How the standards of Beauty have Changed Essay

1515 Words 7 Pages
When most girls are little, their minds and imaginations illuminate at the sight of the beloved Disney princesses, with beautiful ball gowns, perfect hair, and dainty waists, as they start to become their first heroines. They grow up a little and play with Barbies, dressing her for day on the beach or a date with Ken. Soon enough, these girls are up flipping through magazines, in awe of a movie star’s dress that perfectly silhouettes her body, or of a model at the Victoria Secret Fashion Show who walks with such a calm cool. These girls become immune to the sight of women with a perfect physique, the very images of the thin ideal. It is accepted as the norm, as something to strive for. Although the standards of beauty have changed in the …show more content…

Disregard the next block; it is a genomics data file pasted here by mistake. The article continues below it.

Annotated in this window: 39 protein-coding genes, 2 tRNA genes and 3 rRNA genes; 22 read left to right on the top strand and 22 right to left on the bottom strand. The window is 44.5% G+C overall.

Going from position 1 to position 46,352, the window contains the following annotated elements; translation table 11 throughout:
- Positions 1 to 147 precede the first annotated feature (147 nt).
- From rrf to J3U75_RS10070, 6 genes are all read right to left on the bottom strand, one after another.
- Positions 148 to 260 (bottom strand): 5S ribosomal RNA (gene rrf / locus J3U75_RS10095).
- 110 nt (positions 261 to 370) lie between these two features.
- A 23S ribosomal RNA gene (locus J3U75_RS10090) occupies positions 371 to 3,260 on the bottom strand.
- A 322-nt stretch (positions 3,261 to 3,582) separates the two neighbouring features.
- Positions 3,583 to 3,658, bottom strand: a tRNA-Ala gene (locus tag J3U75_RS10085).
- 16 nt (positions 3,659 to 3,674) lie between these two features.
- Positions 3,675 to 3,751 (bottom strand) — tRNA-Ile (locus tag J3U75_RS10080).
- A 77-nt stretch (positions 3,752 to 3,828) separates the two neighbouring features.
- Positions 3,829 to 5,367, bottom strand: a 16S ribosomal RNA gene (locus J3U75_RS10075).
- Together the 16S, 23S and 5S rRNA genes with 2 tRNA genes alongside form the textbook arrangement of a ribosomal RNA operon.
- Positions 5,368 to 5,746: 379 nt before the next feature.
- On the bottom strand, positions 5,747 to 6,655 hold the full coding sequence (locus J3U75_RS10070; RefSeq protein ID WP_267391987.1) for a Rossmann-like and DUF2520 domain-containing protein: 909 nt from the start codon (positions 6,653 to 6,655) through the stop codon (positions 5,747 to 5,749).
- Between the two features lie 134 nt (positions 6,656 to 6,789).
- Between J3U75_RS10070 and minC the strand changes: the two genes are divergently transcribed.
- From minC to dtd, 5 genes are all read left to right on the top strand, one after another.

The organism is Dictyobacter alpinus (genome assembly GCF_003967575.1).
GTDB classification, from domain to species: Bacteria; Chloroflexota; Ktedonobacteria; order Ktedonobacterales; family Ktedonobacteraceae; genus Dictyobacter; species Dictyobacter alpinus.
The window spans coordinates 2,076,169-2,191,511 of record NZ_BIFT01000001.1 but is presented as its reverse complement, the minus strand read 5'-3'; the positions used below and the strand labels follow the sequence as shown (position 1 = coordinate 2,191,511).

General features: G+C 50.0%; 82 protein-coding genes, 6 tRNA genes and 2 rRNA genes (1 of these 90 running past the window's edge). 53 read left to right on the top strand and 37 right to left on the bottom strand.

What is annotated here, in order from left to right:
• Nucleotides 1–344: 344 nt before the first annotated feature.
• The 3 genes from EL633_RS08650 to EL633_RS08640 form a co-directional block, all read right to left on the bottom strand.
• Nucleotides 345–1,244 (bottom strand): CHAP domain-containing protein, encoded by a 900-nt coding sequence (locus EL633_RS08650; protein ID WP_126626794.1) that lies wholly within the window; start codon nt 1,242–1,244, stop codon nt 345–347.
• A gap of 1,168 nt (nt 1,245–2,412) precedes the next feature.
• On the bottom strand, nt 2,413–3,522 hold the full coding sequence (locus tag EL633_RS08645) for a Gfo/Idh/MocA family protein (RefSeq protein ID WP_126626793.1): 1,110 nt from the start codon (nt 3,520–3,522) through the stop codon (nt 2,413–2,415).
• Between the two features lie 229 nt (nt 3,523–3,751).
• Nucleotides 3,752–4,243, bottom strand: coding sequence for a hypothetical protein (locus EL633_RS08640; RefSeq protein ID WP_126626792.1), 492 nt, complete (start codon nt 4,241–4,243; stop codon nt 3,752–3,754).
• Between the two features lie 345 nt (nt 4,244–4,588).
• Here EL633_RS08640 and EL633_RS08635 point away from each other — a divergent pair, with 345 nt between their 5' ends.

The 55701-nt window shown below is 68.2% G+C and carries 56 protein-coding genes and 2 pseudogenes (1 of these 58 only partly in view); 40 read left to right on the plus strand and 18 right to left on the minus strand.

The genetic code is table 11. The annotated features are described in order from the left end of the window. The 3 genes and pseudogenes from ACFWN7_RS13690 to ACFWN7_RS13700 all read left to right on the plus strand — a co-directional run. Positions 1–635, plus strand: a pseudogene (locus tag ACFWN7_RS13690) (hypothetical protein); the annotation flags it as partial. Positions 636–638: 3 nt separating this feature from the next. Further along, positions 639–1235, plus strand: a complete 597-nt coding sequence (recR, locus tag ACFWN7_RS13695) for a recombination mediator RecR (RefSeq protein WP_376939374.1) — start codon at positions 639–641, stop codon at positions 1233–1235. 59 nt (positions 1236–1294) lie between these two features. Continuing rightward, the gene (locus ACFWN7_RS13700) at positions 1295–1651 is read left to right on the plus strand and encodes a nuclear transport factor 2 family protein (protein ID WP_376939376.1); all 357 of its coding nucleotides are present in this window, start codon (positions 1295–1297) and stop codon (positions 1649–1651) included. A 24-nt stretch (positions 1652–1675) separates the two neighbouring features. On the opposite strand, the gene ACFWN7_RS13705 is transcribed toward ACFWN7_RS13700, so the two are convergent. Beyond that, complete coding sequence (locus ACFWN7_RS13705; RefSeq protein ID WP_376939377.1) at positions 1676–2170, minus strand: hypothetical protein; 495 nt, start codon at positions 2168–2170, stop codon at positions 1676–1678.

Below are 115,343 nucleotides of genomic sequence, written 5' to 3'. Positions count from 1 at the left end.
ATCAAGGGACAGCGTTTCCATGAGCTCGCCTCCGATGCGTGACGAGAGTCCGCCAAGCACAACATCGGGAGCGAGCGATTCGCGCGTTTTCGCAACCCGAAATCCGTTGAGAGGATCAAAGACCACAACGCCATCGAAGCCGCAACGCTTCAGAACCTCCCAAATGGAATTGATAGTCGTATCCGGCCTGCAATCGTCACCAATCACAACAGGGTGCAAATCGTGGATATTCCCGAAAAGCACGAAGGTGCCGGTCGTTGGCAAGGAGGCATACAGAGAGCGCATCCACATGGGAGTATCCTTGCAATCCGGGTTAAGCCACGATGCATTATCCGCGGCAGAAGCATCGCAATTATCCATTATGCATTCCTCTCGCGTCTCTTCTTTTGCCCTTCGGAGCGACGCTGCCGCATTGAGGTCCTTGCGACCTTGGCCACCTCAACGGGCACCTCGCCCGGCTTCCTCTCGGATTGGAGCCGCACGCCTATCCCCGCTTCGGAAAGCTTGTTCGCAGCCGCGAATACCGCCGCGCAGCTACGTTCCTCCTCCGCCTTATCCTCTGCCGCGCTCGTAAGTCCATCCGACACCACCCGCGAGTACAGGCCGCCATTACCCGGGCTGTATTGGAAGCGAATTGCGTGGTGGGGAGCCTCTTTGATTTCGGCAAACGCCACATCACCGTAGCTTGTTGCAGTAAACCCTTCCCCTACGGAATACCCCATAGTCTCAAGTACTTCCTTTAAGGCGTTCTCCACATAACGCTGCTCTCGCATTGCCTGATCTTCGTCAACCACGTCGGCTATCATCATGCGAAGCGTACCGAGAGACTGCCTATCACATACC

The model is following the standards for beauty set by the media that encourages weight loss to achieve the “golden measurements”- a 35 inch chest, 23 inch waist, and 35 inch hips. An advertisement for Libby’s Tomato Juice is promoting the beverage as a way to obtain those measurements if “you’re trying for Miss America’s measurements”. These advertisements led to negative affects on women, specifically teens. According to one study, after World War II, 62% of high school girls reported dieting regularly, and 37% were currently on a diet (Dwyer, Feldman & Mayer, 1967). The demand for thinness continued until the 1980s, “the exercise era”, when the ideal evolved to become more toned and athletic. However, this led to an even more unhealthy lifestyle when women combined excessive exercising with severe dieting (Harrison & Cantor, 1997). The ideal body then evolved back to skinny in the 90s, following increased popularity of shows like Baywatch where characters are extremely skinny (Tantleff-Dunn, 2001), leading American women to internalize the thin ideal and spend $100 million on “cellulite busters” and liposuction by 1995 (Brumberg, 1997, p. 127). This norm has remained prominent even to today’s media, as the demand for perfection through skinniness has arguably worsened. Continuing with past trends, in today’s media images women are still depicted with perfect, but far more unattainable, figures. The

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